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A very nice old man noticed the three of us sitting behind the sidewalk in the grass, feeding Ben, and made his way through the crowd to ask Dustin if he liked to fish. “Trying wearing this the next time you go fishing,” he said. I took the baggie from him because Dustin had his hands full with a hungry Ben. “Do you have a church affiliation?” he asked. We said no.

“What’s holding you back?”

More than we could ever discuss on a crowded street during a parade, sir. But I told him one part of the truth. “Our son was born premature. We couldn’t take him out of the house to go anywhere for the first few months of his life.” In fact, churches were on the top of the list of places we were not supposed to take a preemie. Confined spaces, cold and flu season, and lots of well-meaning people who want to see and greet and touch a cute baby = health hazard.

But it’s more than that.

We would need to find a church that views women as equals and not servants. We would need to find a church that practices what it preaches and accepts everyone from all walks of life, including but not limited to accepting gay people. Not in the “love the person, cure the disease” bullshit that some churches teach.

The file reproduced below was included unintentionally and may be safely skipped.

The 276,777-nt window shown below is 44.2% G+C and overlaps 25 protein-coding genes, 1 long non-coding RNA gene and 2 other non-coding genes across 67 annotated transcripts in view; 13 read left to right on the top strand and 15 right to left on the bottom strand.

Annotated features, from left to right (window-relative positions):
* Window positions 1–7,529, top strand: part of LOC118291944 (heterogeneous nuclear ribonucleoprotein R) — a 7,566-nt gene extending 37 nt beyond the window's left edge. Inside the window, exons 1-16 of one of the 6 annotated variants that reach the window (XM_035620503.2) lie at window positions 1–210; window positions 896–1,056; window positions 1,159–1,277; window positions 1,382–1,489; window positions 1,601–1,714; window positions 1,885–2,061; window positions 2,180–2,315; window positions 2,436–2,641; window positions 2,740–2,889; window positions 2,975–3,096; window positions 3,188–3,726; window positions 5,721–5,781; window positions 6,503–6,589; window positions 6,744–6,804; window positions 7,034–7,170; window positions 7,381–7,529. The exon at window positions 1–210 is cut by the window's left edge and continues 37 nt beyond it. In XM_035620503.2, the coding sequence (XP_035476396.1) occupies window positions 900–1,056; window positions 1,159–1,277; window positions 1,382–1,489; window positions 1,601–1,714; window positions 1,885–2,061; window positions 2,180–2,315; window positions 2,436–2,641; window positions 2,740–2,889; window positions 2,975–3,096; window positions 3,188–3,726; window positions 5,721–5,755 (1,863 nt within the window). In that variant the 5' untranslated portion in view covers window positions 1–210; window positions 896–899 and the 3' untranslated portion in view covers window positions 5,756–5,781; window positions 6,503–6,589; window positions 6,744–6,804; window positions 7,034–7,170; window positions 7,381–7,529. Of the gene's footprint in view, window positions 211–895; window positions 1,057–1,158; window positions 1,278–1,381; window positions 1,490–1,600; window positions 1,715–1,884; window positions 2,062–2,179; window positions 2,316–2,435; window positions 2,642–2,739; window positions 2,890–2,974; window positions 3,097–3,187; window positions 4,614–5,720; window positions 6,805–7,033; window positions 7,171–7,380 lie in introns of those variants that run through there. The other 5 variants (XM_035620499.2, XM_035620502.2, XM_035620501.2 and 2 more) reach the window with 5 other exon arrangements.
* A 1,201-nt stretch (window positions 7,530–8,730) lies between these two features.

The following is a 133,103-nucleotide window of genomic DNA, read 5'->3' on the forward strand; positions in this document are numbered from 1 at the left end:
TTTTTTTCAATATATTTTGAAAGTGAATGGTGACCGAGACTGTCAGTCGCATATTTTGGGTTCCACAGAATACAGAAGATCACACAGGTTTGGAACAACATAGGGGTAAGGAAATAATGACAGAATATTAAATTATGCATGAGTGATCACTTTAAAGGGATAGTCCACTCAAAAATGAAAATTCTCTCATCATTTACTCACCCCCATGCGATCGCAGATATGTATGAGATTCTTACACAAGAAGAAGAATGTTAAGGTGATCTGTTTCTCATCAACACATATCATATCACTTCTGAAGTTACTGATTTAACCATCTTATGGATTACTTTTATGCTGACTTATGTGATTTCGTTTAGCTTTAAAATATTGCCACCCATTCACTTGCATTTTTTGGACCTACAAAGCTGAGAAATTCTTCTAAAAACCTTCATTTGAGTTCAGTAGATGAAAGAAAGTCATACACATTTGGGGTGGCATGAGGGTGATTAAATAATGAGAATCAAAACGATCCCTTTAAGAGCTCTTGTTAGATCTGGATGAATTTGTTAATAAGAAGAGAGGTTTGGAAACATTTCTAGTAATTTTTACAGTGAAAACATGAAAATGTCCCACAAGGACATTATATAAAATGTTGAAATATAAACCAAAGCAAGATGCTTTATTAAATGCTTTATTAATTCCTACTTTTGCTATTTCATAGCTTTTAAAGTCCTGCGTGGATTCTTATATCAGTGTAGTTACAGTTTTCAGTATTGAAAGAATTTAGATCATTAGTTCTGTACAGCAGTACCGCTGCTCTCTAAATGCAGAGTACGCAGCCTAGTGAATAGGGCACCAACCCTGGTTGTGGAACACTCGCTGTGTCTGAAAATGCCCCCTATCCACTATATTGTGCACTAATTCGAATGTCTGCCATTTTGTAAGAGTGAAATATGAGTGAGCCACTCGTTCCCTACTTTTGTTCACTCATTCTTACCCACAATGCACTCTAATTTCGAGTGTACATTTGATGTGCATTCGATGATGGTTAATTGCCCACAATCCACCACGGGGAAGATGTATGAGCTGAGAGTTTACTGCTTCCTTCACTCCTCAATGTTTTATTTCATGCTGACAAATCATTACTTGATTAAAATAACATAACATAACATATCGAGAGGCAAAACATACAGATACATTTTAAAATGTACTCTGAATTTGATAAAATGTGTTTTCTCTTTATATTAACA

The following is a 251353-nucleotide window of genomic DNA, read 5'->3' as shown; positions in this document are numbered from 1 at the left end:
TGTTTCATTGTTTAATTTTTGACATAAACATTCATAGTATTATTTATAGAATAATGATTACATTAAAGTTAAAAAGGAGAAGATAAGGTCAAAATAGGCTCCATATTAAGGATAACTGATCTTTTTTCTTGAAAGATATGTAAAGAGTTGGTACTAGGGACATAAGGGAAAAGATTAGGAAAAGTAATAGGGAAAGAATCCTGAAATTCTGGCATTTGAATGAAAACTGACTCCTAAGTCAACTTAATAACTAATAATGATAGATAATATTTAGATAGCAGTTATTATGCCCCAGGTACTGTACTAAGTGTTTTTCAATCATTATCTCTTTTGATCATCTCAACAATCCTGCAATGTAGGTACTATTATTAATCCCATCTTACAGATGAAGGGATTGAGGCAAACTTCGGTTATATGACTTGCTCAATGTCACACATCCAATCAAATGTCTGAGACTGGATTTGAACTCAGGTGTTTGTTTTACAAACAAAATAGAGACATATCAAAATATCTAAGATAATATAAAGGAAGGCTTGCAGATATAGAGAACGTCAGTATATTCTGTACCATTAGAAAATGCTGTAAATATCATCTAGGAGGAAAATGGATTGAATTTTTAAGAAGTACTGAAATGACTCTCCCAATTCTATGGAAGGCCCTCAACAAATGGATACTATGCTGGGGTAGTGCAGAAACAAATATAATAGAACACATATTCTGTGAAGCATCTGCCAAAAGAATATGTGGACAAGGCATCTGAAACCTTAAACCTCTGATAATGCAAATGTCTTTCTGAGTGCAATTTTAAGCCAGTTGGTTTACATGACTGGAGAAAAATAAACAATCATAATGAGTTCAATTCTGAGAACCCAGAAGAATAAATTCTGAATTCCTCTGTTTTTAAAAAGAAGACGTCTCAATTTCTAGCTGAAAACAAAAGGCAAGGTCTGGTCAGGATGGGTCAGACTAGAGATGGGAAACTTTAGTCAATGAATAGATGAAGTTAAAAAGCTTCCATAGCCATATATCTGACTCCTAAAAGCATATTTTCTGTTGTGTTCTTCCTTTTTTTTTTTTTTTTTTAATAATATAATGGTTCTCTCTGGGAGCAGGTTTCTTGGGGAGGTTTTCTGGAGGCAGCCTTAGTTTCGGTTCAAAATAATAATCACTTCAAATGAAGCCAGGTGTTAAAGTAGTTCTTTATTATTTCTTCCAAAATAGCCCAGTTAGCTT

We would need to find a church that gives more than it takes. We cannot stand churches that spend billions of dollars on their fancy buildings but give very little back to the community or congregation.

But what I really wanted to tell this nice man was that you don’t have to be in church to have church. You can walk the walk and reach more people than talking the talk. To this man, not having a church affiliation meant that we were lost. (I’m assuming of course, but this is a common mistake among those dedicated to a church, at least in my experience.) We are not lost.

Usually I find the things I am about to post silly and cliché and overly sentimental. But this is exactly how I feel about being Ben’s mom. This comes from faith, not from a church.

Did you ever wonder how mothers of premature babies are chosen? Somehow, I visualize God hovering over Earth, selecting his instruments for propagation with great care and deliberation. 

As he observes, he instructs his angels to take notes in a giant ledger. “Armstrong, Beth, son. Patron Saint, Matthew. Forrest, Marjorie, daughter. Patron Saint, Celia. Rutledge, Carrie, twins. Patron Saint. . .give her Gerard. He’s used to profanity.” Finally, he passes a name to an angel and smiles. “Give her a preemie.” 

The angel is curious. “Why this one, God? She’s so happy.” “Exactly,” smiles God. “Could I give a premature baby a mother who knows no laughter? That would be cruel.” 

“But does she have the patience?” asks the angel. “I don’t want her to have too much patience, or she’ll drown in a sea of self-pity and despair. Once the shock and resentment wear off she’ll handle it. 

“I watched her today. She has that sense of self and independence so rare and so necessary in a mother. You see, the child I’m going to give her has a world of its own. She has to make it live in her world, and that’s not going to be easy.”